The Super Bowl is that rare TV event where fans watch the commercials as intently as the programming, which also means that marketers are looking to gain traction not only on the big screen that friends and family are watching together, but on individual mobile devices through social and search channels.
Brands that paid millions of dollars for a single TV spot boosted their investment by leveraging cross-screen engagement, while other brands, even those who didn't advertise during Super Bowl LVI, looked to take advantage of all the attention around a single event to redirect some of those eyeballs and clicks toward their product.
Performance and brand success during the Super Bowl has broader implications for the rest of the year. Marketers use the occasion of the Super Bowl to introduce new strategies and messages. As the relationship between linear TV, CTV and mobile-first social platforms evolves, marketers across the industry can learn lessons about these moving goalposts and how they apply to their particular brand game plan.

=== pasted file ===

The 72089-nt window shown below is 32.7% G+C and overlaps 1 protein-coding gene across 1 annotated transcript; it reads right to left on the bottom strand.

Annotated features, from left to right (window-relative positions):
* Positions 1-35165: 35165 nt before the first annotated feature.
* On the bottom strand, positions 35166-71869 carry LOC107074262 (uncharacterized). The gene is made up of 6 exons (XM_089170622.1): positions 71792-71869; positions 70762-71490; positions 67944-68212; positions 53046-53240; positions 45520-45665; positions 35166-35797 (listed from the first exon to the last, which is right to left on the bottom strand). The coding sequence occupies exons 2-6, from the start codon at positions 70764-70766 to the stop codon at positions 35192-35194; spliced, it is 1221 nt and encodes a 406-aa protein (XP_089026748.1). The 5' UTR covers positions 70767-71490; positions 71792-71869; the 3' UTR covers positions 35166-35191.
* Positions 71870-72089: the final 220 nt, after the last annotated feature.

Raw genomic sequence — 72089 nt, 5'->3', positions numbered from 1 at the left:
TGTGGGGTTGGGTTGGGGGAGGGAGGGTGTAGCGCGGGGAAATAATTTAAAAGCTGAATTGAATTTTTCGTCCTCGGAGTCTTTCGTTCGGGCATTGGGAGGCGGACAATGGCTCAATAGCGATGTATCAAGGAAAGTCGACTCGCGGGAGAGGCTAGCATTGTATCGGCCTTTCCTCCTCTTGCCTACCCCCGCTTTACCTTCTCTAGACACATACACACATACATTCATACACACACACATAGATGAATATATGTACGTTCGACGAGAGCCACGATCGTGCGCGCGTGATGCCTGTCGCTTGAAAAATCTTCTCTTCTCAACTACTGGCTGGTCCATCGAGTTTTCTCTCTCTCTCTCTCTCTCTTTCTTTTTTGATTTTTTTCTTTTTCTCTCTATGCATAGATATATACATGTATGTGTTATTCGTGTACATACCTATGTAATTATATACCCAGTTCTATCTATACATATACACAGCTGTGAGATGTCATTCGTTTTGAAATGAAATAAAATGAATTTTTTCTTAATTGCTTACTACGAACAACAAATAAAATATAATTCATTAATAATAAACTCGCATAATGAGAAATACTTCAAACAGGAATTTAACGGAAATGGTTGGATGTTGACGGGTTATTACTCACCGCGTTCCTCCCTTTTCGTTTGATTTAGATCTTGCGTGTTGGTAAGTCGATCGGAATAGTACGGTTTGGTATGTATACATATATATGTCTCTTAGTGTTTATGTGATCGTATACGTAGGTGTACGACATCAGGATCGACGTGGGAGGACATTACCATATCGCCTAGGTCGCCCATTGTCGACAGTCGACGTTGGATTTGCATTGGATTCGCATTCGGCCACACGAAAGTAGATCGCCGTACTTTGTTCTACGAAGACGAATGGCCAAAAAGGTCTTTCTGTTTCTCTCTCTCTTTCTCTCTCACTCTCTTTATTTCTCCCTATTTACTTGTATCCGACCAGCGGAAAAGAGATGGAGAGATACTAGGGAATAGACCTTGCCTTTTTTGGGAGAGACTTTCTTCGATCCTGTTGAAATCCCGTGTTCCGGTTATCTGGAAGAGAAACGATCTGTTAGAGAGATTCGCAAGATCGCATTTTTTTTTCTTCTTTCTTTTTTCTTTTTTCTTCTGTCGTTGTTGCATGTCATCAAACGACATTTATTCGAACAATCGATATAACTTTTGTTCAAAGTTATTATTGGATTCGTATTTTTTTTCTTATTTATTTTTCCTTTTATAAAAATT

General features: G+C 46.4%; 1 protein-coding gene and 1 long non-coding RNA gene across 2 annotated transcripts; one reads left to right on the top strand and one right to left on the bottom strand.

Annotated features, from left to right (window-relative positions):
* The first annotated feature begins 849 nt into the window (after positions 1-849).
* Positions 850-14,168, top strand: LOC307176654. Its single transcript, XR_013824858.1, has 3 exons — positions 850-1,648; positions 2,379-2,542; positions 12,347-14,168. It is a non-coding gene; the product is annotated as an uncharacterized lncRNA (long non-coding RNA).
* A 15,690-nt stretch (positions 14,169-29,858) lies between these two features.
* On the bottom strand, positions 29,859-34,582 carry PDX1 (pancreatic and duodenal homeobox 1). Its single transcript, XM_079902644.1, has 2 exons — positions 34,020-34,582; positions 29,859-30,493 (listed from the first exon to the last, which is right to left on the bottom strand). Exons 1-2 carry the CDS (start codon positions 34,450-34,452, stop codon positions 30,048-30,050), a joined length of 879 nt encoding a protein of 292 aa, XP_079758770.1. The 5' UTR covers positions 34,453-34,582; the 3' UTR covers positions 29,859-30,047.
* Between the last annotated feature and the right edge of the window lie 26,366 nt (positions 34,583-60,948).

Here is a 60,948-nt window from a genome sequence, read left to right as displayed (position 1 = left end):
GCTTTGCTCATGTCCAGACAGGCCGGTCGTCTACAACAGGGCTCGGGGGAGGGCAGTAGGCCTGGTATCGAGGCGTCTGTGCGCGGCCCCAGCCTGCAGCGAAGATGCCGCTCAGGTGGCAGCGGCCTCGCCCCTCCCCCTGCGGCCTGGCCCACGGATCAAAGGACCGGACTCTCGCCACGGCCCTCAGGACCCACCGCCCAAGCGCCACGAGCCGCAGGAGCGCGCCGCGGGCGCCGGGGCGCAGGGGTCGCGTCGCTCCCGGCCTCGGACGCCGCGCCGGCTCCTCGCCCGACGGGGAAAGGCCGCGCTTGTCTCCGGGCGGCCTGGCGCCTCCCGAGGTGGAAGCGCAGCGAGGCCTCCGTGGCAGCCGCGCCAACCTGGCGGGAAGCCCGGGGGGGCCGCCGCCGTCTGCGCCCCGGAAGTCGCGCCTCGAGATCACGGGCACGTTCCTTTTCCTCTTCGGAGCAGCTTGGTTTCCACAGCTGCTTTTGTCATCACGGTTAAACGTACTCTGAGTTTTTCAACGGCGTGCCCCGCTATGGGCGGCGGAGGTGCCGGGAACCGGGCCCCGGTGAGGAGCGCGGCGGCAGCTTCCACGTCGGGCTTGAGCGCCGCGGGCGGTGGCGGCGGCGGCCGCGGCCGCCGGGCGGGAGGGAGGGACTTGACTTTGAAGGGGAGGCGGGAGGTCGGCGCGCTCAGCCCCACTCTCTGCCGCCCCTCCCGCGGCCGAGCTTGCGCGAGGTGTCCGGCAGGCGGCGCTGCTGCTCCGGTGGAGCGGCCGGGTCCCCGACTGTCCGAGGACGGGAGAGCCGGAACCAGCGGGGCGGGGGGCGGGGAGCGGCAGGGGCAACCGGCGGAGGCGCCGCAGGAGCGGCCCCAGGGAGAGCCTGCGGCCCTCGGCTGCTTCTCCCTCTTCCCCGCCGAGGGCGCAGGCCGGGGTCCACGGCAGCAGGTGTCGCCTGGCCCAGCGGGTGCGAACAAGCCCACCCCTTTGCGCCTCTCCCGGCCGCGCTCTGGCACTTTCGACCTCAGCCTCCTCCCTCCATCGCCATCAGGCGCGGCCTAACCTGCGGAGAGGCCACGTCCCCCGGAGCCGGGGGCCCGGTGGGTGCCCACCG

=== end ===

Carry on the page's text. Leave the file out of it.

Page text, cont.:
Game day or game week?</h2>
Brands that show an ad during the game are looking to gain awareness during their big moment. But they also realize that the hype surrounding the game begins much sooner, and hopefully extends in the days and weeks following.
This doesn't mean that awareness didn't spike to another level during the game. The most unlikely sign of advertising success during the Super Bowl was probably when Coinbase's ad ran with a QR code and the Coinbase app crashed from all the traffic. Mission accomplished, I guess!